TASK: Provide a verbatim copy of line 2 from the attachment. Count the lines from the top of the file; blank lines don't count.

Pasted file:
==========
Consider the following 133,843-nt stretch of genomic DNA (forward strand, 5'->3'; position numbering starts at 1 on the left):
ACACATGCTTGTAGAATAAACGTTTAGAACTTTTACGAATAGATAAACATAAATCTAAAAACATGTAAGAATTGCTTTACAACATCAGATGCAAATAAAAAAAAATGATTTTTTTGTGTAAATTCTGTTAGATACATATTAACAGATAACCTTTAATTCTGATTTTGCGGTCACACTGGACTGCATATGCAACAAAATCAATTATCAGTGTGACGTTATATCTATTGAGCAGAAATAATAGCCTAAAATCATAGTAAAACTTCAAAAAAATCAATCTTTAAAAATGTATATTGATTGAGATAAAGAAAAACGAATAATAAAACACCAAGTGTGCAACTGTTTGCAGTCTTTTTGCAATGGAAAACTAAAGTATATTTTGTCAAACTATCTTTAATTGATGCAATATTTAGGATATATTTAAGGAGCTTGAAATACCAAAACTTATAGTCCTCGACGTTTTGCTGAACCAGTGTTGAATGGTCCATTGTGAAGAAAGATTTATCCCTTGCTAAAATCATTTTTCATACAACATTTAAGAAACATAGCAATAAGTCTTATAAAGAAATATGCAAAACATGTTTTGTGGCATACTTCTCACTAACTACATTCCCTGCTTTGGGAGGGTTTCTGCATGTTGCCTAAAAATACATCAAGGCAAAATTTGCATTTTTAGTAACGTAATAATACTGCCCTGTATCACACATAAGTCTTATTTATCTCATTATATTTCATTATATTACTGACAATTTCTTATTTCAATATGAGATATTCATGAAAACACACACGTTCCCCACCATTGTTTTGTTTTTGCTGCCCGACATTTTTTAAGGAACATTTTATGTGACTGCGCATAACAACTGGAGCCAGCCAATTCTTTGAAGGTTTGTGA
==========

ACACATGCTTGTAGAATAAACGTTTAGAACTTTTACGAATAGATAAACATAAATCTAAAAACATGTAAGAATTGCTTTACAACATCAGATGCAAATAAAAAAAAATGATTTTTTTGTGTAAATTCTGTTAGATACATATTAACAGATAACCTTTAATTCTGATTTTGCGGTCACACTGGACTGCATATGCAACAAAATCAATTATCAGTGTGACGTTATATCTATTGAGCAGAAATAATAGCCTAAAATCATAGTAAAACTTCAAAAAAATCAATCTTTAAAAATGTATATTGATTGAGATAAAGAAAAACGAATAATAAAACACCAAGTGTGCAACTGTTTGCAGTCTTTTTGCAATGGAAAACTAAAGTATATTTTGTCAAACTATCTTTAATTGATGCAATATTTAGGATATATTTAAGGAGCTTGAAATACCAAAACTTATAGTCCTCGACGTTTTGCTGAACCAGTGTTGAATGGTCCATTGTGAAGAAAGATTTATCCCTTGCTAAAATCATTTTTCATACAACATTTAAGAAACATAGCAATAAGTCTTATAAAGAAATATGCAAAACATGTTTTGTGGCATACTTCTCACTAACTACATTCCCTGCTTTGGGAGGGTTTCTGCATGTTGCCTAAAAATACATCAAGGCAAAATTTGCATTTTTAGTAACGTAATAATACTGCCCTGTATCACACATAAGTCTTATTTATCTCATTATATTTCATTATATTACTGACAATTTCTTATTTCAATATGAGATATTCATGAAAACACACACGTTCCCCACCATTGTTTTGTTTTTGCTGCCCGACATTTTTTAAGGAACATTTTATGTGACTGCGCATAACAACTGGAGCCAGCCAATTCTTTGAAGGTTTGTGA